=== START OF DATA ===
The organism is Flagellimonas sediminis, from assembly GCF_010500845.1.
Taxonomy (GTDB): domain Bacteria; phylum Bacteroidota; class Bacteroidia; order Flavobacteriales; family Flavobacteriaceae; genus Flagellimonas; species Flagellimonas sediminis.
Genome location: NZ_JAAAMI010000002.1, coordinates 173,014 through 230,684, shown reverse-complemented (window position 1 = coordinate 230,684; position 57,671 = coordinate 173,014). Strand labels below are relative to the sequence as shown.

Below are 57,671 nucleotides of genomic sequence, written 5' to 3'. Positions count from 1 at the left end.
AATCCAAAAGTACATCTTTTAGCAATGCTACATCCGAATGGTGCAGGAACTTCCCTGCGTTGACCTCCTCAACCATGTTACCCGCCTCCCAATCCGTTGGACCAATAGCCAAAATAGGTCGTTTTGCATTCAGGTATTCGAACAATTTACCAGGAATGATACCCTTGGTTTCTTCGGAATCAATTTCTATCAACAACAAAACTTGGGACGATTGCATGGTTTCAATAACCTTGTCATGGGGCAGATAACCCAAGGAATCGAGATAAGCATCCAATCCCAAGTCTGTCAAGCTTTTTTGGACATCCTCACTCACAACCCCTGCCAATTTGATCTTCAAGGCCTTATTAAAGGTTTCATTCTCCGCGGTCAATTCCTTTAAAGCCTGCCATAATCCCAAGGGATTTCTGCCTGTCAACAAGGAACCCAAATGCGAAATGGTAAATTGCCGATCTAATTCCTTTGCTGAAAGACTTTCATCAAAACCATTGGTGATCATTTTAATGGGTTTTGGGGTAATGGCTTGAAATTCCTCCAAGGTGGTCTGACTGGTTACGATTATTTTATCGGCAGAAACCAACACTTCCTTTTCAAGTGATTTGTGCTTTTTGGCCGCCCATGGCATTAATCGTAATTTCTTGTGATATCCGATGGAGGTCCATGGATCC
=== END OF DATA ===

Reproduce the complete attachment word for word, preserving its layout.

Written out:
The organism is Flagellimonas sediminis, from assembly GCF_010500845.1.
Taxonomy (GTDB): domain Bacteria; phylum Bacteroidota; class Bacteroidia; order Flavobacteriales; family Flavobacteriaceae; genus Flagellimonas; species Flagellimonas sediminis.
Genome location: NZ_JAAAMI010000002.1, coordinates 173,014 through 230,684, shown reverse-complemented (window position 1 = coordinate 230,684; position 57,671 = coordinate 173,014). Strand labels below are relative to the sequence as shown.

Below are 57,671 nucleotides of genomic sequence, written 5' to 3'. Positions count from 1 at the left end.
AATCCAAAAGTACATCTTTTAGCAATGCTACATCCGAATGGTGCAGGAACTTCCCTGCGTTGACCTCCTCAACCATGTTACCCGCCTCCCAATCCGTTGGACCAATAGCCAAAATAGGTCGTTTTGCATTCAGGTATTCGAACAATTTACCAGGAATGATACCCTTGGTTTCTTCGGAATCAATTTCTATCAACAACAAAACTTGGGACGATTGCATGGTTTCAATAACCTTGTCATGGGGCAGATAACCCAAGGAATCGAGATAAGCATCCAATCCCAAGTCTGTCAAGCTTTTTTGGACATCCTCACTCACAACCCCTGCCAATTTGATCTTCAAGGCCTTATTAAAGGTTTCATTCTCCGCGGTCAATTCCTTTAAAGCCTGCCATAATCCCAAGGGATTTCTGCCTGTCAACAAGGAACCCAAATGCGAAATGGTAAATTGCCGATCTAATTCCTTTGCTGAAAGACTTTCATCAAAACCATTGGTGATCATTTTAATGGGTTTTGGGGTAATGGCTTGAAATTCCTCCAAGGTGGTCTGACTGGTTACGATTATTTTATCGGCAGAAACCAACACTTCCTTTTCAAGTGATTTGTGCTTTTTGGCCGCCCATGGCATTAATCGTAATTTCTTGTGATATCCGATGGAGGTCCATGGATCC